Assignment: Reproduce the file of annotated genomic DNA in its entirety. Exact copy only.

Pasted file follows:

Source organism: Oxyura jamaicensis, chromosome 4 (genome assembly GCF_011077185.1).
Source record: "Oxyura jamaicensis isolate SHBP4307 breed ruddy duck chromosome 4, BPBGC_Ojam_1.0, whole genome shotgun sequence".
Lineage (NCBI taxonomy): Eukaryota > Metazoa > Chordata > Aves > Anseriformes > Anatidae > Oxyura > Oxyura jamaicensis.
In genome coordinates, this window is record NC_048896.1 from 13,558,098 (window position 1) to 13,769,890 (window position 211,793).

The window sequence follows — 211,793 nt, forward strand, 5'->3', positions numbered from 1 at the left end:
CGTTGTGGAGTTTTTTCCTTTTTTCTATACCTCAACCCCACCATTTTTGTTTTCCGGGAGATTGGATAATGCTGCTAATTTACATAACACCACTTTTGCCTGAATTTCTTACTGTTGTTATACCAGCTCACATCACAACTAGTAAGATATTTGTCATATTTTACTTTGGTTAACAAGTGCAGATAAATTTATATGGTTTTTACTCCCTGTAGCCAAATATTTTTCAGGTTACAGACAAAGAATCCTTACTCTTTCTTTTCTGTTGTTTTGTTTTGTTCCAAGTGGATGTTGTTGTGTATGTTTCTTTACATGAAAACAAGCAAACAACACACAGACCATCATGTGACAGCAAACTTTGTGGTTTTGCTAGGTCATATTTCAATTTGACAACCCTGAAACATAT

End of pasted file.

Source organism: Oxyura jamaicensis, chromosome 4 (genome assembly GCF_011077185.1).
Source record: "Oxyura jamaicensis isolate SHBP4307 breed ruddy duck chromosome 4, BPBGC_Ojam_1.0, whole genome shotgun sequence".
Lineage (NCBI taxonomy): Eukaryota > Metazoa > Chordata > Aves > Anseriformes > Anatidae > Oxyura > Oxyura jamaicensis.
In genome coordinates, this window is record NC_048896.1 from 13,558,098 (window position 1) to 13,769,890 (window position 211,793).

The window sequence follows — 211,793 nt, forward strand, 5'->3', positions numbered from 1 at the left end:
CGTTGTGGAGTTTTTTCCTTTTTTCTATACCTCAACCCCACCATTTTTGTTTTCCGGGAGATTGGATAATGCTGCTAATTTACATAACACCACTTTTGCCTGAATTTCTTACTGTTGTTATACCAGCTCACATCACAACTAGTAAGATATTTGTCATATTTTACTTTGGTTAACAAGTGCAGATAAATTTATATGGTTTTTACTCCCTGTAGCCAAATATTTTTCAGGTTACAGACAAAGAATCCTTACTCTTTCTTTTCTGTTGTTTTGTTTTGTTCCAAGTGGATGTTGTTGTGTATGTTTCTTTACATGAAAACAAGCAAACAACACACAGACCATCATGTGACAGCAAACTTTGTGGTTTTGCTAGGTCATATTTCAATTTGACAACCCTGAAACATAT